The Pennsylvania House of Representatives could soon vote on an alternative plan to fund the state budget that’s supported by Republican leadership and doesn’t include a severance tax on unconventional natural gas production or tax hikes for natural gas and electric utility customers, as the Senate-approved plan does.
The state budget impasse has stretched into its third month and after a seven-week process to find alternative funding, House Republicans want to transfer money from more than 40 special funds to help generate $2.4 billion, or enough to cover the state’s budget deficit.
That runs counter to a revenue package passed in July by the Republican-controlled Senate that would require shale gas producers to pay a severance tax of two cents/Mcf in fiscal year 2017-2018 that could go up or down after that. The Senate plan would also increase taxes on natural gas utility service, telephone and electricity bills.
The state passed a $32 billion budget in July, but lawmakers have yet to agree on how to fund it. The House has called the Senate’s plan, which includes $1.3 billion of borrowing, “reckless.” Democratic Gov. Tom Wolf, who has proposed a severance tax three times since he took office in 2015, has endorsed the Senate package and recently warned that if the House fails to act soon, he’ll have to make spending cuts.
While the House plan would generate some revenue from other sources, such as advertising on state-owned buildings, it would largely rely on transferring funds that cover expenses for environmental projects and emergency call centers, among other things. Many of the funds, Republicans said, have been undrawn for years.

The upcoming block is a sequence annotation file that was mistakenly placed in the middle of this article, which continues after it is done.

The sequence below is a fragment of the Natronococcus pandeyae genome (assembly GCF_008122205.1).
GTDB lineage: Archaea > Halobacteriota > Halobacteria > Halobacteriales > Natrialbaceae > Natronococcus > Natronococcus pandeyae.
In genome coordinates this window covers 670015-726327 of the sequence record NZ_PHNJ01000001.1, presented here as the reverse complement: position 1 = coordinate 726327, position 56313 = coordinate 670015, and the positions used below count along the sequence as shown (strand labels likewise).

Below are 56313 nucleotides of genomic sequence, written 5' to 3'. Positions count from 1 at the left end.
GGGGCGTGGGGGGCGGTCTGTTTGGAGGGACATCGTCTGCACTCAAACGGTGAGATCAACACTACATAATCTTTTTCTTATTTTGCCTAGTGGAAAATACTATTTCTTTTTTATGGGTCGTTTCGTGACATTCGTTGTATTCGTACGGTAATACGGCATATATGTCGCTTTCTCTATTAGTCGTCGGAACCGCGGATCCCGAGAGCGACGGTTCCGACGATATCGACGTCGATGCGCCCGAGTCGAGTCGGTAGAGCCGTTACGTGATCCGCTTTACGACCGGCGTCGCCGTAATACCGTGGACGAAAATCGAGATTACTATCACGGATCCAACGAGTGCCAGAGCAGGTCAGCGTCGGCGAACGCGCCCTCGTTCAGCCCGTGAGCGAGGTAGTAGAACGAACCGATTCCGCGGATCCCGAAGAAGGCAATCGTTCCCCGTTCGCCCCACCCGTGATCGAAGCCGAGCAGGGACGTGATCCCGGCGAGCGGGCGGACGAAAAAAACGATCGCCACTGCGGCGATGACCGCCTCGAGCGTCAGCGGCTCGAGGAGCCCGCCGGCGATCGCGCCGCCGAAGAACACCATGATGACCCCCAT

The House returns to voting session on Monday. A closed-door caucus meeting is expected to be held to discuss the Republican plan and a vote could come shortly after that. The Senate has expressed skepticism about the plan, but intends to consider it if it passes the House.
The General Assembly has been at odds in recent budget seasons, which led to a nine-month impasse in 2015. A failed severance tax proposal played a role in that showdown.
Lawmakers have tried, but failed for years to implement a severance tax in the state. Instead they agreed in 2012 on an impact fee with funds going partly to locales impacted by drilling and partly to state environmental efforts. Under the Senate’s current plan, producers would still be required to pay the state’s impact fee, which is levied annually on nearly all unconventional wells during their first 15 years of production.
Pro-business groups, including those representing oil and natural gas producers, warned last month that more energy taxes could erode the state’s economic advantages. They pledged to do whatever is necessary to stop a severance tax from advancing.